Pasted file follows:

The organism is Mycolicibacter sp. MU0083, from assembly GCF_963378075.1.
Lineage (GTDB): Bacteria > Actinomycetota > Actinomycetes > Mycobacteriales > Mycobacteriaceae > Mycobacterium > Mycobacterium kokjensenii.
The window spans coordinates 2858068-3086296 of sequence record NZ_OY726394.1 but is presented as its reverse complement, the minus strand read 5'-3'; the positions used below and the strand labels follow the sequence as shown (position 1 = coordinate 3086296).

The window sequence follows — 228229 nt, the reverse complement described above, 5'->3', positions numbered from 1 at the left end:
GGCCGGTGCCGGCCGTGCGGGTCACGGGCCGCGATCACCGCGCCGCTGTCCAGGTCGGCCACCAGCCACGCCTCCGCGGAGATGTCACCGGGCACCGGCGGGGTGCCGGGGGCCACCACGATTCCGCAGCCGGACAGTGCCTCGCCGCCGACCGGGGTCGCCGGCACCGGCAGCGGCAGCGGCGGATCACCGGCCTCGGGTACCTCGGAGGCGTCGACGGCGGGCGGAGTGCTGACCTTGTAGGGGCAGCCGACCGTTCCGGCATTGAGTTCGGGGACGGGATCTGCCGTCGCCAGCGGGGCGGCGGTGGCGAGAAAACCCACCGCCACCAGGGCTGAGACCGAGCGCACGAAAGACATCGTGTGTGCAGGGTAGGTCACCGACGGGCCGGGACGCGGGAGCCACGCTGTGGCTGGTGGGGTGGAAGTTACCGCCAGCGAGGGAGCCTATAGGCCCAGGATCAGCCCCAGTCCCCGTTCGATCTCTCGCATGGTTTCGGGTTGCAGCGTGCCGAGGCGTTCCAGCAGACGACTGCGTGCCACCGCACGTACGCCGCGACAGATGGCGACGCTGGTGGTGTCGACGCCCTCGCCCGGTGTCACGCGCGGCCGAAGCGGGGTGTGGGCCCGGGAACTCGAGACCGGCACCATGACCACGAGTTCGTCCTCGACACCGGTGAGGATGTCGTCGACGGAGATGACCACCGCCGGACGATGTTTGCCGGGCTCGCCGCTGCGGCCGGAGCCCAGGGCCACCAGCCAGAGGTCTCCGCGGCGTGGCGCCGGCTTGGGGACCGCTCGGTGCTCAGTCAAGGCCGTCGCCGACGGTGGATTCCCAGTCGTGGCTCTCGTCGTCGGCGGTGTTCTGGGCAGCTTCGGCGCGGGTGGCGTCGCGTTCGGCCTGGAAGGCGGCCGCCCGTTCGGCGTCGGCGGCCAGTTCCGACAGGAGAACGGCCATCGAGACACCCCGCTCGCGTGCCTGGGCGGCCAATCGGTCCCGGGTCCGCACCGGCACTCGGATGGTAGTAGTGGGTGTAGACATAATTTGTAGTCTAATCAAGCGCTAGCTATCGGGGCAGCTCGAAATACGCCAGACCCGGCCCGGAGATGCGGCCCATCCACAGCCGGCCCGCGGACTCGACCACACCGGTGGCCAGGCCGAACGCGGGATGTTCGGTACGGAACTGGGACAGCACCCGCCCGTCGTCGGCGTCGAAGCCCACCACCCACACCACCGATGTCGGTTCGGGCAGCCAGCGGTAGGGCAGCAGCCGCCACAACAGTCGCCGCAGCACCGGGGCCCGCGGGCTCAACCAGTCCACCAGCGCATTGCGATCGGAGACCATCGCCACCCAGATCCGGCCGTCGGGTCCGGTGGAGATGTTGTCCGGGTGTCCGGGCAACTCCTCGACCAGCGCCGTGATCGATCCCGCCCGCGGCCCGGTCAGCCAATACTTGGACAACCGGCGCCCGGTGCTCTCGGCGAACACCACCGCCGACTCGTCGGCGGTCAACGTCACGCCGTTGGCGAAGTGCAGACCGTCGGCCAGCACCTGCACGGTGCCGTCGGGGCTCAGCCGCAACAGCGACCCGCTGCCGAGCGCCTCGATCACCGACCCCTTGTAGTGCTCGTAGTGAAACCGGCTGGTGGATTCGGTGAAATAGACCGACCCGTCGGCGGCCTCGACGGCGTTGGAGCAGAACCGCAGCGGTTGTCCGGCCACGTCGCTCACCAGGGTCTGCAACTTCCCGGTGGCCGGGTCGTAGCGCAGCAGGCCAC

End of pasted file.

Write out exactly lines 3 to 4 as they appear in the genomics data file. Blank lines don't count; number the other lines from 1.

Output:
The window spans coordinates 2858068-3086296 of sequence record NZ_OY726394.1 but is presented as its reverse complement, the minus strand read 5'-3'; the positions used below and the strand labels follow the sequence as shown (position 1 = coordinate 3086296).

The window sequence follows — 228229 nt, the reverse complement described above, 5'->3', positions numbered from 1 at the left end: